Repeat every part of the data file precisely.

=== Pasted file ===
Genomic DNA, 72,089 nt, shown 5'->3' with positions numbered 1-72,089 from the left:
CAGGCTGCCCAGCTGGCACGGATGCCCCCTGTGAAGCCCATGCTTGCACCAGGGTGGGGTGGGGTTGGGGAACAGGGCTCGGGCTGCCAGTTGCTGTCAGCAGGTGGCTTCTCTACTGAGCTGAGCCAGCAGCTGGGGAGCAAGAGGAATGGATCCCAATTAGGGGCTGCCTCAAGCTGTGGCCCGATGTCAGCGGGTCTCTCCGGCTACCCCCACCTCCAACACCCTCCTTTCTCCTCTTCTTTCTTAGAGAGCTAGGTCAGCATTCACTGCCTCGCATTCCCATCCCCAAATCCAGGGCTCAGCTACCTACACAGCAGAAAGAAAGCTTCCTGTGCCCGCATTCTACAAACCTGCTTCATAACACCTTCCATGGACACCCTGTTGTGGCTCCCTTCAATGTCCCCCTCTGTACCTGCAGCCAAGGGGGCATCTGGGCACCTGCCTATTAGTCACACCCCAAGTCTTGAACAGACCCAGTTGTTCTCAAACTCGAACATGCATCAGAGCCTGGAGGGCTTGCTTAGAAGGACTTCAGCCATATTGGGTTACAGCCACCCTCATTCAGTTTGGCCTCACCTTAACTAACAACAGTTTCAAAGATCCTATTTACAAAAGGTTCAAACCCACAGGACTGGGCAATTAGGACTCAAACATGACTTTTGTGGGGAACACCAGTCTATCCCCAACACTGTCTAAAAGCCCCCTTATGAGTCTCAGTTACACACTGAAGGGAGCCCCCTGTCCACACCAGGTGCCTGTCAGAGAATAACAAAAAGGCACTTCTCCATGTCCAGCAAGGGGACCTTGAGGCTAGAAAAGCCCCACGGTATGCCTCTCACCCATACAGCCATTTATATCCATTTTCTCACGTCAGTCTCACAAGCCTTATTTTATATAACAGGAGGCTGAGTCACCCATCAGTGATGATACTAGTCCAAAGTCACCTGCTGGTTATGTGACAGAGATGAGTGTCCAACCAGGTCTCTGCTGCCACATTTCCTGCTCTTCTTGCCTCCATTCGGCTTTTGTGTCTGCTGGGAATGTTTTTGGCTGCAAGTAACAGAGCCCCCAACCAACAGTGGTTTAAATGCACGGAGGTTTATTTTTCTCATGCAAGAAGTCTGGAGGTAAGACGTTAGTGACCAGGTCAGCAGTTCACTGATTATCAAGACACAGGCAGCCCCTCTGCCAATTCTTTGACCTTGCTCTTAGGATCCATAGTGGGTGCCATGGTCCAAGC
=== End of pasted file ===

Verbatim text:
Genomic DNA, 72,089 nt, shown 5'->3' with positions numbered 1-72,089 from the left:
CAGGCTGCCCAGCTGGCACGGATGCCCCCTGTGAAGCCCATGCTTGCACCAGGGTGGGGTGGGGTTGGGGAACAGGGCTCGGGCTGCCAGTTGCTGTCAGCAGGTGGCTTCTCTACTGAGCTGAGCCAGCAGCTGGGGAGCAAGAGGAATGGATCCCAATTAGGGGCTGCCTCAAGCTGTGGCCCGATGTCAGCGGGTCTCTCCGGCTACCCCCACCTCCAACACCCTCCTTTCTCCTCTTCTTTCTTAGAGAGCTAGGTCAGCATTCACTGCCTCGCATTCCCATCCCCAAATCCAGGGCTCAGCTACCTACACAGCAGAAAGAAAGCTTCCTGTGCCCGCATTCTACAAACCTGCTTCATAACACCTTCCATGGACACCCTGTTGTGGCTCCCTTCAATGTCCCCCTCTGTACCTGCAGCCAAGGGGGCATCTGGGCACCTGCCTATTAGTCACACCCCAAGTCTTGAACAGACCCAGTTGTTCTCAAACTCGAACATGCATCAGAGCCTGGAGGGCTTGCTTAGAAGGACTTCAGCCATATTGGGTTACAGCCACCCTCATTCAGTTTGGCCTCACCTTAACTAACAACAGTTTCAAAGATCCTATTTACAAAAGGTTCAAACCCACAGGACTGGGCAATTAGGACTCAAACATGACTTTTGTGGGGAACACCAGTCTATCCCCAACACTGTCTAAAAGCCCCCTTATGAGTCTCAGTTACACACTGAAGGGAGCCCCCTGTCCACACCAGGTGCCTGTCAGAGAATAACAAAAAGGCACTTCTCCATGTCCAGCAAGGGGACCTTGAGGCTAGAAAAGCCCCACGGTATGCCTCTCACCCATACAGCCATTTATATCCATTTTCTCACGTCAGTCTCACAAGCCTTATTTTATATAACAGGAGGCTGAGTCACCCATCAGTGATGATACTAGTCCAAAGTCACCTGCTGGTTATGTGACAGAGATGAGTGTCCAACCAGGTCTCTGCTGCCACATTTCCTGCTCTTCTTGCCTCCATTCGGCTTTTGTGTCTGCTGGGAATGTTTTTGGCTGCAAGTAACAGAGCCCCCAACCAACAGTGGTTTAAATGCACGGAGGTTTATTTTTCTCATGCAAGAAGTCTGGAGGTAAGACGTTAGTGACCAGGTCAGCAGTTCACTGATTATCAAGACACAGGCAGCCCCTCTGCCAATTCTTTGACCTTGCTCTTAGGATCCATAGTGGGTGCCATGGTCCAAGC